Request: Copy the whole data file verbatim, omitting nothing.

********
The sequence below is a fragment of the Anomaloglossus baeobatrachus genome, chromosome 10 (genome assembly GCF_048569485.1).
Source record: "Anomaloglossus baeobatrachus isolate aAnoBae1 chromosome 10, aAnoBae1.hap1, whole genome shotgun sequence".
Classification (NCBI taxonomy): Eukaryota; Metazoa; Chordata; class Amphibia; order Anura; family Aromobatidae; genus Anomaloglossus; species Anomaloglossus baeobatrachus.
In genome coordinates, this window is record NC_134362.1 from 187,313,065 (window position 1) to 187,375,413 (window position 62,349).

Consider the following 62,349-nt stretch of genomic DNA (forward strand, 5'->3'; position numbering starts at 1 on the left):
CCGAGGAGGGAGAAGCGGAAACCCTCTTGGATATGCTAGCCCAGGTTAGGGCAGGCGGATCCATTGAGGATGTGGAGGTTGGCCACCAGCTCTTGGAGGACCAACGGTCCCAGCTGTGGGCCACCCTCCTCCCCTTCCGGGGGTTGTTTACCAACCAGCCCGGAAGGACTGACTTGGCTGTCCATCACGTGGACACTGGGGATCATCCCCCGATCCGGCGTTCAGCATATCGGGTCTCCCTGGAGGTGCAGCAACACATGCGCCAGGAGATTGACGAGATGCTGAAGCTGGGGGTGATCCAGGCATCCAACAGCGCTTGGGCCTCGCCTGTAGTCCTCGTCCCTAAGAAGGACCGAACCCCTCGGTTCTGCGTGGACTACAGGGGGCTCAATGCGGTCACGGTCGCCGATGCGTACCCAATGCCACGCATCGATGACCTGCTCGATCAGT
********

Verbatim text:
The sequence below is a fragment of the Anomaloglossus baeobatrachus genome, chromosome 10 (genome assembly GCF_048569485.1).
Source record: "Anomaloglossus baeobatrachus isolate aAnoBae1 chromosome 10, aAnoBae1.hap1, whole genome shotgun sequence".
Classification (NCBI taxonomy): Eukaryota; Metazoa; Chordata; class Amphibia; order Anura; family Aromobatidae; genus Anomaloglossus; species Anomaloglossus baeobatrachus.
In genome coordinates, this window is record NC_134362.1 from 187,313,065 (window position 1) to 187,375,413 (window position 62,349).

Consider the following 62,349-nt stretch of genomic DNA (forward strand, 5'->3'; position numbering starts at 1 on the left):
CCGAGGAGGGAGAAGCGGAAACCCTCTTGGATATGCTAGCCCAGGTTAGGGCAGGCGGATCCATTGAGGATGTGGAGGTTGGCCACCAGCTCTTGGAGGACCAACGGTCCCAGCTGTGGGCCACCCTCCTCCCCTTCCGGGGGTTGTTTACCAACCAGCCCGGAAGGACTGACTTGGCTGTCCATCACGTGGACACTGGGGATCATCCCCCGATCCGGCGTTCAGCATATCGGGTCTCCCTGGAGGTGCAGCAACACATGCGCCAGGAGATTGACGAGATGCTGAAGCTGGGGGTGATCCAGGCATCCAACAGCGCTTGGGCCTCGCCTGTAGTCCTCGTCCCTAAGAAGGACCGAACCCCTCGGTTCTGCGTGGACTACAGGGGGCTCAATGCGGTCACGGTCGCCGATGCGTACCCAATGCCACGCATCGATGACCTGCTCGATCAGT